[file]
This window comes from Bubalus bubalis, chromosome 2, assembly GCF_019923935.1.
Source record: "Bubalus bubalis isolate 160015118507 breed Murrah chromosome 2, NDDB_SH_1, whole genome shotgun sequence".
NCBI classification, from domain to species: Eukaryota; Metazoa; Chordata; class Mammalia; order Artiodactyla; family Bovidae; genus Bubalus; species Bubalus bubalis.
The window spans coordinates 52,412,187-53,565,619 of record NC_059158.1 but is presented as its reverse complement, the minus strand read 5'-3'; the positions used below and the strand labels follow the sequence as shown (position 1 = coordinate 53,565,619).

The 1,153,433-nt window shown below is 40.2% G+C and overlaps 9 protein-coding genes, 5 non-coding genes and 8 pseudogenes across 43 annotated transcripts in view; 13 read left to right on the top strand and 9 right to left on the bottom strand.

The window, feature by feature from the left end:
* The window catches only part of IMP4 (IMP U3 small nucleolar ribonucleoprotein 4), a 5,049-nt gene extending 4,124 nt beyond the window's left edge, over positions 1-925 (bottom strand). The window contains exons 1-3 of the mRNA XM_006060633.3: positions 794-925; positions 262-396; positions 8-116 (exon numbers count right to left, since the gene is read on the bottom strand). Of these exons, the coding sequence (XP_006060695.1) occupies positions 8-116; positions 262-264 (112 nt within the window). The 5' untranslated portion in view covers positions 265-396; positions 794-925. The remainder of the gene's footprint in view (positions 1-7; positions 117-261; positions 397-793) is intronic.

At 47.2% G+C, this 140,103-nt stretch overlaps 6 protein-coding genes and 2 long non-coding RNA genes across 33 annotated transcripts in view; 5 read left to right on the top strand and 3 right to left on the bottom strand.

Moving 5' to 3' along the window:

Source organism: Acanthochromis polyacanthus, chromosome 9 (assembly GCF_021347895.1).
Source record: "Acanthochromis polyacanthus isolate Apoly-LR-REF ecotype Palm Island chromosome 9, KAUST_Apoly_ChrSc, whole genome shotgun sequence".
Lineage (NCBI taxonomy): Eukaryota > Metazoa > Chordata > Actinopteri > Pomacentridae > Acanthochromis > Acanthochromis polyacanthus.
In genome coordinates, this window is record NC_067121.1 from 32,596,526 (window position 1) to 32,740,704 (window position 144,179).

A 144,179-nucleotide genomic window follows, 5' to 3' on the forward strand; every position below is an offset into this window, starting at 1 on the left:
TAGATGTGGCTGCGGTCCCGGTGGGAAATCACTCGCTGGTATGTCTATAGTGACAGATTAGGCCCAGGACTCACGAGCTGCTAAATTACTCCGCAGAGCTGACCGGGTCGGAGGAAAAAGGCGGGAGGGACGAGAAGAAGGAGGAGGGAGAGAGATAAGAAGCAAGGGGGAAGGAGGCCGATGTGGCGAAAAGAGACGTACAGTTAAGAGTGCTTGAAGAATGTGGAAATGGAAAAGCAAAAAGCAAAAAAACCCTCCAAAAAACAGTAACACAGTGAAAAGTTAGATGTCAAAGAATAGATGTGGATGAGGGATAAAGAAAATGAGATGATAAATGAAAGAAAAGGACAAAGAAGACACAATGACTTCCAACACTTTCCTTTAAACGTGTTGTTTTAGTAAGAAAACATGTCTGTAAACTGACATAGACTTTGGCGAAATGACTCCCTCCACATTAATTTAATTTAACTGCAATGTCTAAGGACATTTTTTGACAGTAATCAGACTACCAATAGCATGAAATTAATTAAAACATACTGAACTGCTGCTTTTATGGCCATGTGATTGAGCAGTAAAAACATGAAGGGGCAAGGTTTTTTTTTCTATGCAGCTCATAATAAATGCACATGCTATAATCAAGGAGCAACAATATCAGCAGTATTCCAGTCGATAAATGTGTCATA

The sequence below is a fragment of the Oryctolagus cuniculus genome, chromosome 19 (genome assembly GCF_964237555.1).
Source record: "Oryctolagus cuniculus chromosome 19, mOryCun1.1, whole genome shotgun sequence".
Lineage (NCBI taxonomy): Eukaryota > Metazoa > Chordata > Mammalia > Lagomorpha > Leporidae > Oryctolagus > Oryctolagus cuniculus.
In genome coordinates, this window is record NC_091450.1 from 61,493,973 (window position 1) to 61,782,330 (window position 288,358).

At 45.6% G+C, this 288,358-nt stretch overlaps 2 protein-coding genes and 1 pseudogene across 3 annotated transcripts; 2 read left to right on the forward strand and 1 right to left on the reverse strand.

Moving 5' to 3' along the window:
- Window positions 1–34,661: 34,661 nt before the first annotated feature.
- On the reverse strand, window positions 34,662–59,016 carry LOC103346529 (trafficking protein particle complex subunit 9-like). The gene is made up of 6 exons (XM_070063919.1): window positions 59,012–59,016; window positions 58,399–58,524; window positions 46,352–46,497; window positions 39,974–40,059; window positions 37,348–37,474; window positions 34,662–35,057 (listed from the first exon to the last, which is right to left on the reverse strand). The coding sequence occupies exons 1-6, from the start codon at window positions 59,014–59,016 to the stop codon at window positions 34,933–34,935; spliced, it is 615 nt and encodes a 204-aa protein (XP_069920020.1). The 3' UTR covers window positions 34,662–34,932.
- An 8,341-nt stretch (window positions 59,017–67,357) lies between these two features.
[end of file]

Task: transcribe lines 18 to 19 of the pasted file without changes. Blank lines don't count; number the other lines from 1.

Lineage (NCBI taxonomy): Eukaryota > Metazoa > Chordata > Mammalia > Lagomorpha > Leporidae > Oryctolagus > Oryctolagus cuniculus.
In genome coordinates, this window is record NC_091450.1 from 61,493,973 (window position 1) to 61,782,330 (window position 288,358).